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Barry, Dan

ISBN 10: 1410493091 / ISBN 13: 9781410493095
Published by Thorndike Pr, 2016
New Condition: New
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Bibliographic Details

Publisher: Thorndike Pr

Publication Date: 2016

Binding: HRD

Book Condition:New

About this title

Synopsis:

With this Dickensian tale from America s heartland, New York Timeswriter and columnist Dan Barry tells the harrowing yet uplifting story of the exploitation and abuse of a resilient group of men with intellectual disability, and the heroic efforts of those who helped them to find justice and reclaim their lives.

In the tiny Iowa farm town of Atalissa, dozens of men, all with intellectual disability and all from Texas, lived in an old schoolhouse. Before dawn each morning, they were bussed to a nearby processing plant, where they eviscerated turkeys in return for food, lodging, and $65 a month. They lived in near servitude for more than thirty years, enduring increasing neglect, exploitation, and physical and emotional abuse until state social workers, local journalists, and one tenacious labor lawyer helped these men achieve freedom.

Drawing on exhaustive interviews, Dan Barry dives deeply into the lives of the men, recording their memories of suffering, loneliness and fleeting joy, as well as the undying hope they maintained despite their traumatic circumstances. Barry explores how a small Iowa town remained oblivious to the plight of these men, analyzes the many causes for such profound and chronic negligence, and lays out the impact of the men s dramatic court case, which has spurred advocates including President Obama to push for just pay and improved working conditions for people living with disabilities.

A luminous work of social justice, told with compassion and compelling detail, The Boys in the Bunkhouseis more than just inspired storytelling. It is a clarion call for a vigilance that ensures inclusion and dignity for all."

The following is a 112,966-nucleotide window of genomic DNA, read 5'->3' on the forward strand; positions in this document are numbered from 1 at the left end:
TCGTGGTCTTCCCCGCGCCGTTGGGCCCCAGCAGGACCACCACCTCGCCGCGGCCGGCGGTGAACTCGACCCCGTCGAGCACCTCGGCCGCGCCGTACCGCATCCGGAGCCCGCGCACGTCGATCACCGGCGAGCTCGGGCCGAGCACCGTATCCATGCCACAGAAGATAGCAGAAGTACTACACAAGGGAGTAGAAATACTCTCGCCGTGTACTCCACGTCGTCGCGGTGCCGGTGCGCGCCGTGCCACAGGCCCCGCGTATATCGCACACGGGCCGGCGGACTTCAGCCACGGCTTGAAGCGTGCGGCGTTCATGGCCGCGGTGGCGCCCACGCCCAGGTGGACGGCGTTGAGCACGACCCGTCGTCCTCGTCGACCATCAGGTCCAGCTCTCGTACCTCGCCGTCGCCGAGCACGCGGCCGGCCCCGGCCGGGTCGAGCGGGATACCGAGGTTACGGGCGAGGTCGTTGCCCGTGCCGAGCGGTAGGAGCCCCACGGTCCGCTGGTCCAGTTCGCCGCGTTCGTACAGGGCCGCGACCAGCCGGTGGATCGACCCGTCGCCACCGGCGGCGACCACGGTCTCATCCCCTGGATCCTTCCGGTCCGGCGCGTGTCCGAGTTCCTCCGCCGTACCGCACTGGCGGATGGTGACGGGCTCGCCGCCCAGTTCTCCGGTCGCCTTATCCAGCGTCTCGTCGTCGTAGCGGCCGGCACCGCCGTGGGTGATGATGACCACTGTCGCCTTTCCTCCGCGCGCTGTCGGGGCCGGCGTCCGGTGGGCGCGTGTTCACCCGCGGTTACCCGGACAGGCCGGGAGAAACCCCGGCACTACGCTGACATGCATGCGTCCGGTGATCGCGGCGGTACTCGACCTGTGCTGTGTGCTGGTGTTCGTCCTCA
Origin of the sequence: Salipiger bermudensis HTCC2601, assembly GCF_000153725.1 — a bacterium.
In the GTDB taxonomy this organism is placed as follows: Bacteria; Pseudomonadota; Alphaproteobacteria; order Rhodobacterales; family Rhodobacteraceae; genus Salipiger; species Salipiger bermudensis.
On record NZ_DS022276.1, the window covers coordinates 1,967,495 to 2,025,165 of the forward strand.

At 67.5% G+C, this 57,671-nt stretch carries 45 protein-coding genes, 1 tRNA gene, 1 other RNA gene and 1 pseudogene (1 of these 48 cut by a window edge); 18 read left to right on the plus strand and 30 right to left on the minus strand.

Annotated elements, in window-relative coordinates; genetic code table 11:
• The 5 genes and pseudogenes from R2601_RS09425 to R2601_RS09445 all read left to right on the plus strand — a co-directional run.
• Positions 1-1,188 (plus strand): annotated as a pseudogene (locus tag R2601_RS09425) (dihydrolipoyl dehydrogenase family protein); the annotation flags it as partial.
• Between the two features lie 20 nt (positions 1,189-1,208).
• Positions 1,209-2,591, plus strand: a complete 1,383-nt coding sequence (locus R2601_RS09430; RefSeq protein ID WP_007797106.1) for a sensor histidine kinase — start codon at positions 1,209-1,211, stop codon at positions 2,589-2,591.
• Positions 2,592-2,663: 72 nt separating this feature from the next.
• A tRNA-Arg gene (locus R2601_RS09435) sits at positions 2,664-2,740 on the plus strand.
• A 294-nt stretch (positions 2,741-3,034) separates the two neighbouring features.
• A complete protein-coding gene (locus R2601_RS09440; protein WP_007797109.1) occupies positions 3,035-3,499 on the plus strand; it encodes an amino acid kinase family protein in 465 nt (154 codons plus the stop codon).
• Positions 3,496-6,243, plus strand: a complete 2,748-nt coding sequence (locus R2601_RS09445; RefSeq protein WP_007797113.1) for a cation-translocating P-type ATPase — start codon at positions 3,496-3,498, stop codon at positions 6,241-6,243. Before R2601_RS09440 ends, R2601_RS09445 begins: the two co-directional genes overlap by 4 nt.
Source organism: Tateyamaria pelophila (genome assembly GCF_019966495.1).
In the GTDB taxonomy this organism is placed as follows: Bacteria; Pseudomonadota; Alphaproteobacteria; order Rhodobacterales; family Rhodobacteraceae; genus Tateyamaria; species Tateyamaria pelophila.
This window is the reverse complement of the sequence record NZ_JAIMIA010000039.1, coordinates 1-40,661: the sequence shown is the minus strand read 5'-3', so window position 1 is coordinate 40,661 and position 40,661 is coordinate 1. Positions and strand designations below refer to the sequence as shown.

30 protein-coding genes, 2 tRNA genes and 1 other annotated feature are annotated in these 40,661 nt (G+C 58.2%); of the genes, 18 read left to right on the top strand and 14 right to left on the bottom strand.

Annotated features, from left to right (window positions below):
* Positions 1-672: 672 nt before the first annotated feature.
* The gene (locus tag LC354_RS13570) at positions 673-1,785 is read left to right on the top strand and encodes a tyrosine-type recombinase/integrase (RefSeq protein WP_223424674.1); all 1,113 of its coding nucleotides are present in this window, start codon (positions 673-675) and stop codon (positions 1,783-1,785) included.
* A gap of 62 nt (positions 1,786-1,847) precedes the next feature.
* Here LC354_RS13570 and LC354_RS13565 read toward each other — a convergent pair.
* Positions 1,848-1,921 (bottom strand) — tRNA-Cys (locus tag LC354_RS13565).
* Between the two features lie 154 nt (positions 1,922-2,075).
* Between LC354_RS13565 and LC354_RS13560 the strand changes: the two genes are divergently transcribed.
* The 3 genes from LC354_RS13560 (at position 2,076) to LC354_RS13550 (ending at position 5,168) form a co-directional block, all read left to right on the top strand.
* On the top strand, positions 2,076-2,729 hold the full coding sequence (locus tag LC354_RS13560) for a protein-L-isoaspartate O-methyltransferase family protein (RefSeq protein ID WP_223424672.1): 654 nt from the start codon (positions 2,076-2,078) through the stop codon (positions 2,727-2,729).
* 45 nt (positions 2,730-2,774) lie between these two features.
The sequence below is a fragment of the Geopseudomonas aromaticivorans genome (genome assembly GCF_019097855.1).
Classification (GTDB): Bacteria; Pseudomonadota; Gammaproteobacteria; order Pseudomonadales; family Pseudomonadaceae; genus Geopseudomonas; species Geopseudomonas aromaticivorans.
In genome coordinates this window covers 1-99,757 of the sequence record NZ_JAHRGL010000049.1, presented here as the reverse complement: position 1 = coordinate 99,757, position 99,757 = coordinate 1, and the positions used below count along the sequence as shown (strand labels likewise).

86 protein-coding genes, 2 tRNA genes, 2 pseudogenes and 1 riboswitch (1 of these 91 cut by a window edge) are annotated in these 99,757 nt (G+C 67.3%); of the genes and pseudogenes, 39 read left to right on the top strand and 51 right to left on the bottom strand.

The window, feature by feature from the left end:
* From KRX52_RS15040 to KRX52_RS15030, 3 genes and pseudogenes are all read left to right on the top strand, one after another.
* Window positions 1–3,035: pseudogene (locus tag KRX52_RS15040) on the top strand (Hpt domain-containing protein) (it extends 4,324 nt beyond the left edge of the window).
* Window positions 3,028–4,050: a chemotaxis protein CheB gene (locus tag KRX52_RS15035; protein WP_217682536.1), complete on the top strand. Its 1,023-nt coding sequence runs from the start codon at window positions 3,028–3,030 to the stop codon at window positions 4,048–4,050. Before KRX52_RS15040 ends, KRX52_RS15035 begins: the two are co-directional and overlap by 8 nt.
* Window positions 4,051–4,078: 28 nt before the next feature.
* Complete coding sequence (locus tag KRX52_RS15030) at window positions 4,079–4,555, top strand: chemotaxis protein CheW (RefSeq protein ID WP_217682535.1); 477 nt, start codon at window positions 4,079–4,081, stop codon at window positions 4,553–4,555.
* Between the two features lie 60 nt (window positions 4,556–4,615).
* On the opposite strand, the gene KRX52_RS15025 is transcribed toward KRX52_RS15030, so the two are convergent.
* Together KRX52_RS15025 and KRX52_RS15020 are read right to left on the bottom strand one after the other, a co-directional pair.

From the Back Cover:

It is a Dickensian tale from the heartland: a group of men with intellectual disability, all from Texas, living in a tired old schoolhouse in the tiny Iowa farm town of Atalissa and reporting before every dawn to eviscerate turkeys at a processing plant. In return, they receive food, lodging, and sixty-five dollars a month. Day after day, year after year, decade after decade, living in near servitude.

The people of Atalissa accepted and befriended the men known as the boys but failed to notice the hints of neglect, exploitation, and physical and emotional abuse. It was not until a few conscientious social workers, a local journalist, and one tenacious government lawyer came to their rescue that the men, though much older and grayer, found justice at last.

New York Times journalist Dan Barry reveals how these men remained all but forgotten for more than three decades, blending into the rural rhythm as occasional complaints about their living conditions went mostly ignored. Drawing on extensive personal interviews and reams of public records, Barry delves deep into their lives, summoning their memories and suffering, their tender moments of joy and persistent hopefulness and, most of all, their endurance. He explores why this small town missed the telltale signs of exploitation, details how those responsible for such profound indifference justified their actions, and chronicles the lasting impact of a dramatic court case that has spurred advocates to push for just pay and improved working conditions for people with disabilities.

A luminous work of social justice, told with compassion and compelling detail, The Boys in the Bunkhouse is inspired storytelling and a clarion call for vigilance an American tale that holds lasting meaning for all of us.

The people of Atalissa will tell you right off: Those Henry s boys never complained. They d mingle at the coffee hour after church, or browse at the minimart, or eat another community supper in the fire station, some of them prattling onabout county fairs and NASCAR and Hawkeyes football. But they never whined. Never said boo about living in the same building and doing the same work at the same pay year after year.

But why didn t the men complain? It is the same facile question that arises in cases of domestic violence, workplace harassment, and schoolyard bullying. The question comes from a position of doubt, at a safe distance: Sure, these guys had what s it called now? Right. So these guys had intellectual disability. But how would that stop them from complaining if they were being mistreated?

One answer could be that the bunkhouse boys believed they had nowhere else to go.

from The Boys in the Bunkhouse"

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